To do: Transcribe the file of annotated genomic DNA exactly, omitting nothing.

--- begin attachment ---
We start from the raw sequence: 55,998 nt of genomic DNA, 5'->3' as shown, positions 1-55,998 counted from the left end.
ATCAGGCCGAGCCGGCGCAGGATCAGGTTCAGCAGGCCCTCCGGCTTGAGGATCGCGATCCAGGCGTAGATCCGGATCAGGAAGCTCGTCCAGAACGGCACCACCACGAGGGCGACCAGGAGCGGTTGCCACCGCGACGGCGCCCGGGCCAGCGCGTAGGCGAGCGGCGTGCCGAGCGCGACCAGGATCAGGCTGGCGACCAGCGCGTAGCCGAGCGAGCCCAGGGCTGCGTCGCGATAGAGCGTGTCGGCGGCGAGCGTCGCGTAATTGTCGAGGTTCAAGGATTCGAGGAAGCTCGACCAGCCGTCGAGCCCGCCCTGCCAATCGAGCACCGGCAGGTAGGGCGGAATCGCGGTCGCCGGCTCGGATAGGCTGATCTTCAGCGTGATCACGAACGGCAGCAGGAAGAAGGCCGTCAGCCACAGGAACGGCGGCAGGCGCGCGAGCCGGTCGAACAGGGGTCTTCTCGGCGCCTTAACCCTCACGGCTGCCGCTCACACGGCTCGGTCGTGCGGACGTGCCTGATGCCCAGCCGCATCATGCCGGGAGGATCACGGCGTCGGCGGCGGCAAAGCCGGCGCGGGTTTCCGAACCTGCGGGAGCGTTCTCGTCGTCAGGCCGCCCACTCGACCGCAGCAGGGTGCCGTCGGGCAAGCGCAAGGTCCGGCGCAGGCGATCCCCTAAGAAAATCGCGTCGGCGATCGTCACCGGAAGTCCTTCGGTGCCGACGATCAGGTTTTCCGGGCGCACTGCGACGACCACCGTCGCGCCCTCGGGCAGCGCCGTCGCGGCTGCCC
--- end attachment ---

We start from the raw sequence: 55,998 nt of genomic DNA, 5'->3' as shown, positions 1-55,998 counted from the left end.
ATCAGGCCGAGCCGGCGCAGGATCAGGTTCAGCAGGCCCTCCGGCTTGAGGATCGCGATCCAGGCGTAGATCCGGATCAGGAAGCTCGTCCAGAACGGCACCACCACGAGGGCGACCAGGAGCGGTTGCCACCGCGACGGCGCCCGGGCCAGCGCGTAGGCGAGCGGCGTGCCGAGCGCGACCAGGATCAGGCTGGCGACCAGCGCGTAGCCGAGCGAGCCCAGGGCTGCGTCGCGATAGAGCGTGTCGGCGGCGAGCGTCGCGTAATTGTCGAGGTTCAAGGATTCGAGGAAGCTCGACCAGCCGTCGAGCCCGCCCTGCCAATCGAGCACCGGCAGGTAGGGCGGAATCGCGGTCGCCGGCTCGGATAGGCTGATCTTCAGCGTGATCACGAACGGCAGCAGGAAGAAGGCCGTCAGCCACAGGAACGGCGGCAGGCGCGCGAGCCGGTCGAACAGGGGTCTTCTCGGCGCCTTAACCCTCACGGCTGCCGCTCACACGGCTCGGTCGTGCGGACGTGCCTGATGCCCAGCCGCATCATGCCGGGAGGATCACGGCGTCGGCGGCGGCAAAGCCGGCGCGGGTTTCCGAACCTGCGGGAGCGTTCTCGTCGTCAGGCCGCCCACTCGACCGCAGCAGGGTGCCGTCGGGCAAGCGCAAGGTCCGGCGCAGGCGATCCCCTAAGAAAATCGCGTCGGCGATCGTCACCGGAAGTCCTTCGGTGCCGACGATCAGGTTTTCCGGGCGCACTGCGACGACCACCGTCGCGCCCTCGGGCAGCGCCGTCGCGGCTGCCC